I would say planning every week has been the biggest source of focus for me. I learned it originally from Steven Covey’s “First Things First” and have refined it to a spiritual practice. As a multipotentialite I have many roles I play: Artist, Singer, Breadwinner, Designer, Father, Gardner, Writer, and many more. At the beginning of the week I write down a goal for each role that needs my attention (about 5-8). Each goal needs to be completely realistic and also mark “progress” toward being my best in each role. As a plan these goals paint a picture of a great week— not just in accomplishments, but by what my heart and brain get to focus on.

    Planning my week takes about 20 minutes and it always calms my spirit and helps me feel whole.

  3. Benjamin says:

    Cool post, been struggling with this at times as well and have found a system that works for me.

    1. I have 4-5 small goals I do daily to keep the flow of energy in them. And to build up momentum. Sort of like Jerry Seinfeld’s “Don’t Break The Chain” idea of productivity where I create a streak. (If you are new to this don’t do 4-5 small goals, just start with 1).

    2. Then I use Emilie’s suggestion about focusing on making progress on one main project a day.

    This usually gives me the ability to get in the flow and make massive prorgress. But I also have the sense that I am moving forward on the 3 important projects I am working on.

    Good luck!

  4. Emilie says:

    Interesting. I haven’t heard of Seinfeld’s theory before, but I’m going to go Google it now. Sounds like you’ve got a really good system going.

  5. cotey bucket says:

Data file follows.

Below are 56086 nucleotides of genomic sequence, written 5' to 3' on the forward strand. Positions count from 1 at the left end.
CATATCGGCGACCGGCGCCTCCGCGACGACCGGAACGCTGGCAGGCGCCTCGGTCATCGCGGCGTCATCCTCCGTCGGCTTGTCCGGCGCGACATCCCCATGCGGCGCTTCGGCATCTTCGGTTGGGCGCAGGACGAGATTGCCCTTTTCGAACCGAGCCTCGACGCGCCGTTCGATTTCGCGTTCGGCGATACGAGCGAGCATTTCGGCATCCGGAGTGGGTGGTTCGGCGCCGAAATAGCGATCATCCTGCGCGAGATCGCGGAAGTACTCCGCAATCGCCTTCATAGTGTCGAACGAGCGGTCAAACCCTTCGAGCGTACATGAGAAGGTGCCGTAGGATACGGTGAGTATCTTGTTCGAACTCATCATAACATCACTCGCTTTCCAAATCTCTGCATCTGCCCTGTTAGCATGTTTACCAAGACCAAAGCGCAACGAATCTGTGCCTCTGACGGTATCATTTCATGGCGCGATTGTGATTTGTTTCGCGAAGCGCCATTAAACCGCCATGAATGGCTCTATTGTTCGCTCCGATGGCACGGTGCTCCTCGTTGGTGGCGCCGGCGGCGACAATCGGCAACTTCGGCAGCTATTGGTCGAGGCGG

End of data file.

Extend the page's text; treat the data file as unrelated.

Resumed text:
So much great stuff here in the post and the comments.

    For the general day to day stuff I sometimes use a trick I call mini-tasking. It’s basically the Pomodoro technique but I can adjust the times to whatever seems appropriate and instead of doing the same thing (say writing) all the way through I can move from task (doodling) to task (photo editing)as I go. I like how it breaks up not only the work but sometimes even where the work is happening.

    I’m totally going to start implementing the weekly check list now too :)

    • Emilie says:

      Awesome! Thanks for sharing that idea. Do you try to fit a number of tasks in a 25 minute pomodoro? Or do you just shorten your pomodoros to be less time?

  6. Leah says:

    It’s uncanny how this post came along only a few days after I figured out a new system for keeping track of my progress for my goals! I kid you not, a few days back I was sitting outside (because it was one of those rare days in Beijing when you could actually see the sky, not a layer of smog), jotting down ideas in my notebook.

    And it came to me that I had a TON of ideas, and I did relegate them to a “to do” list, but every day that list was getting longer… and longer… and every day I would only be able to knock out a few tasks over the course of a few hours.

    So I made up a spreadsheet. I am in love with spreadsheets; they’re so chart-like and orderly! One page is “Monthly Projects,” and I divide the month up by week, and delegate 3 main projects to each week to work on.

    Then I have a page that’s “To Do Today,” with smaller tasks that I can tackle in a few hours each day.

    And then I have a section that’s “Do Later,” with smaller tasks that I think of during the day, but that would overwhelm me if I added them all to my “To Do Today” list.

    Hrmmm… I’ve been thinking of revamping my rather sadly neglected blog. This might be good post material, because then I could post screenshots, too. :)

    Thanks for the post!

  7. Michaela says:

    I am completely feeling this in my life right now, I have three big projects to work on (plus another one lurking asking to come out!) and probably only time for two max. I am determined to make it work though as I am equally excited about all of them!

    It really is such a bad feeling to have worked on things all day and still feel there has been such little progress made so thank you for sharing your ideas on this. I think I will definitely try some of your suggestions!